Geological Expression, a data driven and interpreter guided approach to interpretation

Miguel Nuñez, Thomas Proença, Gaynor Paton, ffA
Copyright 2013, SBGf - Sociedade Brasileira de Geofísic a This paper was prepared for presentati on during the 13th International Congress of the Brazilian Geophysical Society held in Rio de Janeiro, Brazil, August 26-29, 2013. Contents of this paper were reviewed by the T echnic al Committee of the 13 th International Congress of the Brazilian Geophysical Society and do not nec essaril y represent any position of the SBGf, its officers or members. Electronic reproduction or storage of any part of this paper for commercial purpos es without the written cons ent of the Brazilian Geophysical Society is prohibited. ____________________________________________________________________________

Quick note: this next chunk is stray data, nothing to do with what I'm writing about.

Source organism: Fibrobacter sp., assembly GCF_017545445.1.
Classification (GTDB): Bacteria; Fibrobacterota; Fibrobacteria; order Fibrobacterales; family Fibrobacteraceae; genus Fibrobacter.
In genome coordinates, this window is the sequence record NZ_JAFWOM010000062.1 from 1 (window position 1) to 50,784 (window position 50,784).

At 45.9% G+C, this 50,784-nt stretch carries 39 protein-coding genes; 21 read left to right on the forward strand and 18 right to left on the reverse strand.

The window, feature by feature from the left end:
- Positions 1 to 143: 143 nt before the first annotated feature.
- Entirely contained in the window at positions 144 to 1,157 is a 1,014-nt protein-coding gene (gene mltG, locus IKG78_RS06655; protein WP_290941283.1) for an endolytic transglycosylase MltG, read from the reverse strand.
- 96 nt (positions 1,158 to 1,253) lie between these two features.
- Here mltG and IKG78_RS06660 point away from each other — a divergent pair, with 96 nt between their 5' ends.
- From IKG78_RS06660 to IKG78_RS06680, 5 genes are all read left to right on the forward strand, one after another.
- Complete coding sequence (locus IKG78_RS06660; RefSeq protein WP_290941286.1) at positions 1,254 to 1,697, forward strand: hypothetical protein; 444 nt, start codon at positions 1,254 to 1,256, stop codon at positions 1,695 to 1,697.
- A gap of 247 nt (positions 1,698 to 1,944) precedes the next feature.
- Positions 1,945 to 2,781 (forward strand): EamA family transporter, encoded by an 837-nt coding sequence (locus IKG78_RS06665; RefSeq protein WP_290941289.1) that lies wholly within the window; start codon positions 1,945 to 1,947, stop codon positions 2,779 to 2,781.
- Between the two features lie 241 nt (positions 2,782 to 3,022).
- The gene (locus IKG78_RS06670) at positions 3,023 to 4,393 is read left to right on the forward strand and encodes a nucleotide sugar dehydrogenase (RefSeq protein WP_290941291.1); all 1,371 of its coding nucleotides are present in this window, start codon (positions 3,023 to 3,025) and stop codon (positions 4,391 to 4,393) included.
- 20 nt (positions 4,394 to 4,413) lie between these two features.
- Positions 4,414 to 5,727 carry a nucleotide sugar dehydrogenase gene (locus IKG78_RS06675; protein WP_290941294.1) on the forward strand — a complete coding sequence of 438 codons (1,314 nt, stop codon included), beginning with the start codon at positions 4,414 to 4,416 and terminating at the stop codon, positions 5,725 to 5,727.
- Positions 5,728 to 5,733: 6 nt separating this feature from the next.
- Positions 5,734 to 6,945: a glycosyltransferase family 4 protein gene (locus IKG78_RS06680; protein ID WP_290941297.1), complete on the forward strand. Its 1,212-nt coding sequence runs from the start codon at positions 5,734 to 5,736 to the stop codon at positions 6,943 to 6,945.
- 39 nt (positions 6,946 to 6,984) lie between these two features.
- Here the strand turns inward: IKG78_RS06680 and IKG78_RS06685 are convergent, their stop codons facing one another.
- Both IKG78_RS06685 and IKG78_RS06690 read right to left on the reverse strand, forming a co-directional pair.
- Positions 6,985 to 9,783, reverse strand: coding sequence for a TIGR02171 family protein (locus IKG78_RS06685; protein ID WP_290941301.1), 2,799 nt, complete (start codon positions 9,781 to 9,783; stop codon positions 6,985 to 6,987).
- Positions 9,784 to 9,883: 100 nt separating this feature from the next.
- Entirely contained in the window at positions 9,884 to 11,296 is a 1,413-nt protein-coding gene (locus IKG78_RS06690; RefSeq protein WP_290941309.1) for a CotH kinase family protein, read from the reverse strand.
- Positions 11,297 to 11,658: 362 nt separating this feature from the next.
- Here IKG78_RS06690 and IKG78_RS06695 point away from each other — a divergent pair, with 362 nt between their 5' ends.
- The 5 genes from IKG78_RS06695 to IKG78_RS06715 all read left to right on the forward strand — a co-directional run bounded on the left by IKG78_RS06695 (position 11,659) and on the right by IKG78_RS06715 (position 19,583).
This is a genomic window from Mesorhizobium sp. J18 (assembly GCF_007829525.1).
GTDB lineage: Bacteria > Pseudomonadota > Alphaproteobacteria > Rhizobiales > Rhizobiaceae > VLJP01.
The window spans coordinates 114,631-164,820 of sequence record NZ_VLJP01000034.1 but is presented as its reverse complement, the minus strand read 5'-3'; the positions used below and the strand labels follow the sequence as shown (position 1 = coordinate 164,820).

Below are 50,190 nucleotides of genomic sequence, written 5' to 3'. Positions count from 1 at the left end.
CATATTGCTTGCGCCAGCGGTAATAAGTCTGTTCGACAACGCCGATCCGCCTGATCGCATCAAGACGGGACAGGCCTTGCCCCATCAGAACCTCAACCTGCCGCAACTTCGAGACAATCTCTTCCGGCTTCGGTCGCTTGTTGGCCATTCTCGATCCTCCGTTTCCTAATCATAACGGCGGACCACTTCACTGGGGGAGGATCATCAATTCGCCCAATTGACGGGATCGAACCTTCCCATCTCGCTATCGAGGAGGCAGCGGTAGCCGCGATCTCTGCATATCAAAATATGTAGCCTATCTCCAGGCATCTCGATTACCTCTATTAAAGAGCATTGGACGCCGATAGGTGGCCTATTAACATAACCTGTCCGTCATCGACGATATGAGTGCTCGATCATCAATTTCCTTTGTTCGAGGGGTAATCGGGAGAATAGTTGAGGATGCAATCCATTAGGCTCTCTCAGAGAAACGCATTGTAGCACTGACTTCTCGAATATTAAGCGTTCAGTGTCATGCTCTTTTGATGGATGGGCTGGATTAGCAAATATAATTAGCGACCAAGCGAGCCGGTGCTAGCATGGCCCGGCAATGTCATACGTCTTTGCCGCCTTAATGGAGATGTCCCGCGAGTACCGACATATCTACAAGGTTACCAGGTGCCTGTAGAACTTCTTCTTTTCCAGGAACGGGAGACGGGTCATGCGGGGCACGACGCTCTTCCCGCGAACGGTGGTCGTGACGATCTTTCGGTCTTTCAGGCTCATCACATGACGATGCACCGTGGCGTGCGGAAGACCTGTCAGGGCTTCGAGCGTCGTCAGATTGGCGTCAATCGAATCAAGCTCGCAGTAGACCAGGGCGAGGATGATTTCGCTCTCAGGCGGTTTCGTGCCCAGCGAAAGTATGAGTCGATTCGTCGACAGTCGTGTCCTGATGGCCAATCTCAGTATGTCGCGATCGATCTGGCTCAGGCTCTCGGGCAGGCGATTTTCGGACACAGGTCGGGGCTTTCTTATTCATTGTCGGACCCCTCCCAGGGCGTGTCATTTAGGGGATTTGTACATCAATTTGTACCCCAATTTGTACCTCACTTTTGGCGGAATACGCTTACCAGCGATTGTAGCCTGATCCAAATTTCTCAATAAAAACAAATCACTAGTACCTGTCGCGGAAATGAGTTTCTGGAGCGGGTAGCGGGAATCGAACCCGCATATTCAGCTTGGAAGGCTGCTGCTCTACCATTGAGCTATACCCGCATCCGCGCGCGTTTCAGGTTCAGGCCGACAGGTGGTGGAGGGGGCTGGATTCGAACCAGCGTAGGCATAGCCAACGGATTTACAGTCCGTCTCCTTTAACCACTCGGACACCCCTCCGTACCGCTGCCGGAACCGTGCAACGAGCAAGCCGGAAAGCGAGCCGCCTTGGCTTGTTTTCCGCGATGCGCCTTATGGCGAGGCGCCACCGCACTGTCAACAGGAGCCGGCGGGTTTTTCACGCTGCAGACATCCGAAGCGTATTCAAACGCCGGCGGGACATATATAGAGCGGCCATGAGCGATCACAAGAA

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Abstract Fully volumetric interpretation needs to encompass 3D delineation of geological features beyond the extraction of top and base horizons. To address this issue 3D geobody delineation techniques based on thresholding and voxel connectivity have been developed. Such techniques have limited applicability as there is often insufficient information to enable the discrimination of the constituent components of a geological system based on the seismic data alone. Understanding how we perceive objects in images is central to the development of better interpretation tools. What we perceive in data is strongly influenced by ge ological knowledge, previous experience and analogues. These are subjective factors but to produce geologically realistic results we need to find a way of incorporating them within 3D geobody interpretation. A large step in this direction has been taken with a technology known as “adaptive geobody delineation”. The adaptive geobodies technique combines an adaptive, classification based region growing method, with interactive 3D surface manipulation techniques. This enables delineation of 3D geobodies that are a best fit to the data whilst matching the interpreter’s view of what is geologically realistic. We present the potential utility of these techniques applied to the delineation of a variety of geological elements from seismic data acquired from the North Carnarvon Basin, North-Western Australia. Introduction Delineation of geological elements via manual interpretation of a seismic dataset or derivative thereof can be an arduous task with a great degree of subjectivity. In particular, the location of a geological boundary drawn by an interpreter is dependent on how a sub-surface image is perceived. In order to create a system of interpretation that minimises subjectivity yet retains experienced interpreter judgement and control it is necessary to understand how we perceive boundaries through changes in colour and contrast in an image. From this we can build a system that can better define such boundaries automatically and in a way that matches an